Tolerance stack up analyses can be used to give a theoretical depiction of how these tolerance variations can affect the relative surface-to-surface contact area. At one extreme, when an undersized driver 10 is mated with an oversized bore 16, the driver 10 reaches its maximum depth within the bore 16. At the other extreme, when an oversized driver 10 is inserted into an undersized bore 16, the driver 10 only inserts partially and establishes a ring or line of relative contact. Given manufacturing tolerances, it would be rare to achieve full surface-to-surface contact at the driver 10 and bore 16 interface both circumferentially and longitudinally.
In accordance with the present invention, driver-to-screw contact can be maximized through a heat treatment performed on the polymeric-based cannulated screw 12 after insertion of driver 10. More particularly, the heat treatment induces dimensional shrinkage of the screw 12 so that the screw 12 closely grips the driver 10, maximizing driver-to-screw contact. The heat treatment process can be either a one step or multi-step process depending on the mechanisms that are involved in the heat treatment. In general, the driver 10 is inserted into bore 16 of screw 12 and both are exposed to heating to a temperature that is above the glass transition temperature (preferably 5 to 15° C. above the glass transition temperature) and below the melting temperature of screw 12 for a period of time. The mechanisms that can be utilized to induce the dimensional shrinkage are: (1) relaxation of internal stresses, (which, for example, can be produced due to injection molding); or (2) crystallization of the polymer material from which the screw 12 is made.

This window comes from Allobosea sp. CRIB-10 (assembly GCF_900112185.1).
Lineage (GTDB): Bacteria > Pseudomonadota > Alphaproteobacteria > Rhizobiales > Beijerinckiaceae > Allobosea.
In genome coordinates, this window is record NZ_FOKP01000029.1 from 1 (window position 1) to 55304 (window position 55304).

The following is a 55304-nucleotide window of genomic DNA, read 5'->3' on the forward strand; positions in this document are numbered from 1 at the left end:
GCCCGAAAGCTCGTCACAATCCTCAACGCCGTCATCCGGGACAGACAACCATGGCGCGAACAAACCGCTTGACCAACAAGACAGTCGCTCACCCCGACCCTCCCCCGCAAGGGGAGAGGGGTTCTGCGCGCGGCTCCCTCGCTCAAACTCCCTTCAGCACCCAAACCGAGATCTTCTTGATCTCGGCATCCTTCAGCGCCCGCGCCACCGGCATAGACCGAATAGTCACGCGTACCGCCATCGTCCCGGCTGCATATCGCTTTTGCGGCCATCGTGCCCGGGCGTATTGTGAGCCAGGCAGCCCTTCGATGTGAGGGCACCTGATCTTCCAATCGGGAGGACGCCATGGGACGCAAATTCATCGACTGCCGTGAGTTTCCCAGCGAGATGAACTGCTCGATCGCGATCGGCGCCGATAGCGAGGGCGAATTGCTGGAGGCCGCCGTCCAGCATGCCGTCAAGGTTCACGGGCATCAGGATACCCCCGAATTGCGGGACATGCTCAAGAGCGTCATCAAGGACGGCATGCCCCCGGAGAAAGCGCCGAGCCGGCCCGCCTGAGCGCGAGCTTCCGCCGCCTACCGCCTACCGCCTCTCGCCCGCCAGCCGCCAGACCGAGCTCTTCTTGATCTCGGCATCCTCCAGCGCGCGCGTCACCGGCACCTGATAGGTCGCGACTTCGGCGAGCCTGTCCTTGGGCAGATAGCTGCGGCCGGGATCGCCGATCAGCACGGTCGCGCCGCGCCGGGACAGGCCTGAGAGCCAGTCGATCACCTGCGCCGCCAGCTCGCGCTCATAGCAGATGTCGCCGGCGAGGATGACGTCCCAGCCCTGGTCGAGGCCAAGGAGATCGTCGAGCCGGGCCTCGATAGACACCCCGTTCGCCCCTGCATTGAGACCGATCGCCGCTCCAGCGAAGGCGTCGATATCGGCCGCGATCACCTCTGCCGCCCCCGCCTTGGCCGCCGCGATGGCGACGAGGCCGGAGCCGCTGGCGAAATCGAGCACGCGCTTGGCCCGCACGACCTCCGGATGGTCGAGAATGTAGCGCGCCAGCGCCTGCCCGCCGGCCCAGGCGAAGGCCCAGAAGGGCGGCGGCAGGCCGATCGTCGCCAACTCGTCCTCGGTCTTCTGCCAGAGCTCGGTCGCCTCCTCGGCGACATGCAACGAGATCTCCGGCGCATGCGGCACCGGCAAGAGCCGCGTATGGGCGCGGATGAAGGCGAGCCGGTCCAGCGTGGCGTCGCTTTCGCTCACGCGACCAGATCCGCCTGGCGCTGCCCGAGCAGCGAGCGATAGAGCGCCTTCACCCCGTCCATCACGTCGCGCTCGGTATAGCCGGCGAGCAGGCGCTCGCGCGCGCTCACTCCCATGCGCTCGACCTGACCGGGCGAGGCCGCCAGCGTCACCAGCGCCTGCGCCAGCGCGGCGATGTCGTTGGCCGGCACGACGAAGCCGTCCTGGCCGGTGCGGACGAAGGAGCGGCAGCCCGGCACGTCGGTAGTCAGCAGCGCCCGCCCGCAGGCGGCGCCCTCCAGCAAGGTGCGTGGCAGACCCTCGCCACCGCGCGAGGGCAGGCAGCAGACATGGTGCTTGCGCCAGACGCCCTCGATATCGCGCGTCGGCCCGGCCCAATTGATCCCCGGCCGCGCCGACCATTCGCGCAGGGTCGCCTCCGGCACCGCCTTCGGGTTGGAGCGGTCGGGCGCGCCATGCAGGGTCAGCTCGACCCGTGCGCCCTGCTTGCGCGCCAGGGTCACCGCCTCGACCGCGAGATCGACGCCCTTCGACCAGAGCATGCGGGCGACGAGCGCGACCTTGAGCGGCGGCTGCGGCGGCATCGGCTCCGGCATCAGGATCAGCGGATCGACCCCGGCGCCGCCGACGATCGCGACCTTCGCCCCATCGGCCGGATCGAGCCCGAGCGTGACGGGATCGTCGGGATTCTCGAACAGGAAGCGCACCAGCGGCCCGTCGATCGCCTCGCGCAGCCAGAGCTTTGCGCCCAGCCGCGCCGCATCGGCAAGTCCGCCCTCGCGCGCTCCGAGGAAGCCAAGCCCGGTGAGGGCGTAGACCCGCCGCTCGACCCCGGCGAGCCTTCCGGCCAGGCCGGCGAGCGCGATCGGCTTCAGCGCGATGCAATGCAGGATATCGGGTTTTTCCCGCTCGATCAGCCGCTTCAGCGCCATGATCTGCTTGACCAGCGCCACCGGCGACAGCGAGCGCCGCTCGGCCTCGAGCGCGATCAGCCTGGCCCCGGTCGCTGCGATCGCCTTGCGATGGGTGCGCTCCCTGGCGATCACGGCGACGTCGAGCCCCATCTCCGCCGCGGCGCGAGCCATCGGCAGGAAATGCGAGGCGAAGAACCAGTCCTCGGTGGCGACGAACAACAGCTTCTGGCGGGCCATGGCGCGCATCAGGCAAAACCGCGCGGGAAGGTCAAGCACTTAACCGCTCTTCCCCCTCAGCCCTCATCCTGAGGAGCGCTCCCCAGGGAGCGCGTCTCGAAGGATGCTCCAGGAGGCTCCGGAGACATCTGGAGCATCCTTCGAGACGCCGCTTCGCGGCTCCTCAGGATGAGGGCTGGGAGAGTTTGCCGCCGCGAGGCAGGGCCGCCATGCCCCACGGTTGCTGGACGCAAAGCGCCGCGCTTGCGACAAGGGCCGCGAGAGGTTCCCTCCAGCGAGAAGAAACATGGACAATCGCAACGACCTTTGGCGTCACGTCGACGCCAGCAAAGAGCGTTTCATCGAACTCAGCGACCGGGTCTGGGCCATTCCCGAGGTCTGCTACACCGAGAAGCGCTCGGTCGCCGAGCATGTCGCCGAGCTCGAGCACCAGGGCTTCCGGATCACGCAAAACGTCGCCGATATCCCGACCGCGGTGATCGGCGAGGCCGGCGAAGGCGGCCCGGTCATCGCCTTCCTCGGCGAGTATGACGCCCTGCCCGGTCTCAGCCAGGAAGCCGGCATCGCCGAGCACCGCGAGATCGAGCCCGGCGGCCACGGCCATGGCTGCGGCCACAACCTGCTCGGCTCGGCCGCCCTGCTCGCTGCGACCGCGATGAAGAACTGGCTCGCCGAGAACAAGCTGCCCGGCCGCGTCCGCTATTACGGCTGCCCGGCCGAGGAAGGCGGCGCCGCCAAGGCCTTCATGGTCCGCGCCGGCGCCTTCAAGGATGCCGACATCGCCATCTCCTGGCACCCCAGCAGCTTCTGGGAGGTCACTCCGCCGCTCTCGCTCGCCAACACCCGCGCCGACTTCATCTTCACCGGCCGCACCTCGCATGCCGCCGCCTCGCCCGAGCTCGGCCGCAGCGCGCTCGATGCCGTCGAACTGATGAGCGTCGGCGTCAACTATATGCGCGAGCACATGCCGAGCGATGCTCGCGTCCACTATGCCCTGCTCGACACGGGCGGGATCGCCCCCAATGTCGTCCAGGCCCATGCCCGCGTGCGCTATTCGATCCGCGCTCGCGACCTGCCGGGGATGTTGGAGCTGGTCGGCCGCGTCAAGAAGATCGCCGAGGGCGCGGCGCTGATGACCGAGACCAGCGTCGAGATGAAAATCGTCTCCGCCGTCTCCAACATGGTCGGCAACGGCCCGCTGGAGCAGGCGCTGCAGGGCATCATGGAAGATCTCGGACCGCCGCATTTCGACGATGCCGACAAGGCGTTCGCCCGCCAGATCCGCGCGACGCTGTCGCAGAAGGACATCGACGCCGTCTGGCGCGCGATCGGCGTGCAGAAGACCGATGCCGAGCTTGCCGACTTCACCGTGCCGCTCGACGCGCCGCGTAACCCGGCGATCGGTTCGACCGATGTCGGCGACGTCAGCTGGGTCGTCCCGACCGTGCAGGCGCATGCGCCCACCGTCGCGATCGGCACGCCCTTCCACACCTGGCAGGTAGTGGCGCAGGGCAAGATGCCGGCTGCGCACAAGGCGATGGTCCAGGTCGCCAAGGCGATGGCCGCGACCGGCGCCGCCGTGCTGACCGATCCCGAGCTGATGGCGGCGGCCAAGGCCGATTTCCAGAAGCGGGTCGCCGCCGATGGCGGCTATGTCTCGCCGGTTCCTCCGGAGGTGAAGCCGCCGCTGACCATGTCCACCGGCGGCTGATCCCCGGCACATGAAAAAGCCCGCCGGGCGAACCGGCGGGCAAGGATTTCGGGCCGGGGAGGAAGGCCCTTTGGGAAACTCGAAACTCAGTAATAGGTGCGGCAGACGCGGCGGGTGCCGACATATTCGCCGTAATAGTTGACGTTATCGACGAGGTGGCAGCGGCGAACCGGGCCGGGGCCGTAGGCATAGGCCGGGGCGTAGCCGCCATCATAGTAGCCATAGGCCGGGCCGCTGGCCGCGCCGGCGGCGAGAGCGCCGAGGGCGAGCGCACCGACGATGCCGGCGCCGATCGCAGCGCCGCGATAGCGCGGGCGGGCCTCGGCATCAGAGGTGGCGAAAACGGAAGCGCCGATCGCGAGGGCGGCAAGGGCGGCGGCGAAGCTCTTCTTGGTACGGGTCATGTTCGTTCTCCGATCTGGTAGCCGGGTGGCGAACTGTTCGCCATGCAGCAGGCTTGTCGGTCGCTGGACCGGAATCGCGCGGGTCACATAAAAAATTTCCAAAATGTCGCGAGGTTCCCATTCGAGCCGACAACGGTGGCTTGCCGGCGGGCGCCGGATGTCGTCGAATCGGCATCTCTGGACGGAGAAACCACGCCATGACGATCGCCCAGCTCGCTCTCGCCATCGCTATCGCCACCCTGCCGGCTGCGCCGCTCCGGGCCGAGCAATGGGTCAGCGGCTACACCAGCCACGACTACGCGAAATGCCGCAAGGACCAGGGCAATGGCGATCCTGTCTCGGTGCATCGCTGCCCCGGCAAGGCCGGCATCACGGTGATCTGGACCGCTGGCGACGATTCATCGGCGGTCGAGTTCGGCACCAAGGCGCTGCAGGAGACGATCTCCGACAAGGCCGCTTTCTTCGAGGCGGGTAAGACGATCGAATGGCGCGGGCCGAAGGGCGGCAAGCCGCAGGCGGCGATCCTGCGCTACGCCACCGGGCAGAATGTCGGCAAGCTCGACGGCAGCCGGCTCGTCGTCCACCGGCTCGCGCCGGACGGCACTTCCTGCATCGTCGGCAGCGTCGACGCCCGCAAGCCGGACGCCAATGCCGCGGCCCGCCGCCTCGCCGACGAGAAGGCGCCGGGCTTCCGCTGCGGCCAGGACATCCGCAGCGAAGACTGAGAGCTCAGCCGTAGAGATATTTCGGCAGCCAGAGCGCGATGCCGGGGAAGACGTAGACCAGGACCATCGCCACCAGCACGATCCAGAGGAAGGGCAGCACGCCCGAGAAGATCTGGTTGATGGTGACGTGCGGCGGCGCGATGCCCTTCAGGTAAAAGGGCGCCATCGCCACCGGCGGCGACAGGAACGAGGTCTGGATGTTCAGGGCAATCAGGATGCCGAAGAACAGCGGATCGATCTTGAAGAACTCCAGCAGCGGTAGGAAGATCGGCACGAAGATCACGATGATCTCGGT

Suitable materials from which the driver 10 may be formed are typically, but not limited to, medically approved metallic materials, such as, stainless steel, titanium alloys thereof or other medically approved materials that do not plastically deform at the temperatures used to heat treat the polymeric-based medical screw 12.
The screw 12 can be made of any biocompatible or absorbable polymer, copolymer, or blend, provided heat treatment results in dimensional changes either through relaxation and/or crystallization in the material. Suitable materials from which the screw 12 may be formed include biocompatible polymers selected from the group consisting of aliphatic polyesters, polyorthoesters, polyanhydrides, polycarbonates, polyurethanes, polyamides and polyalkylene oxides.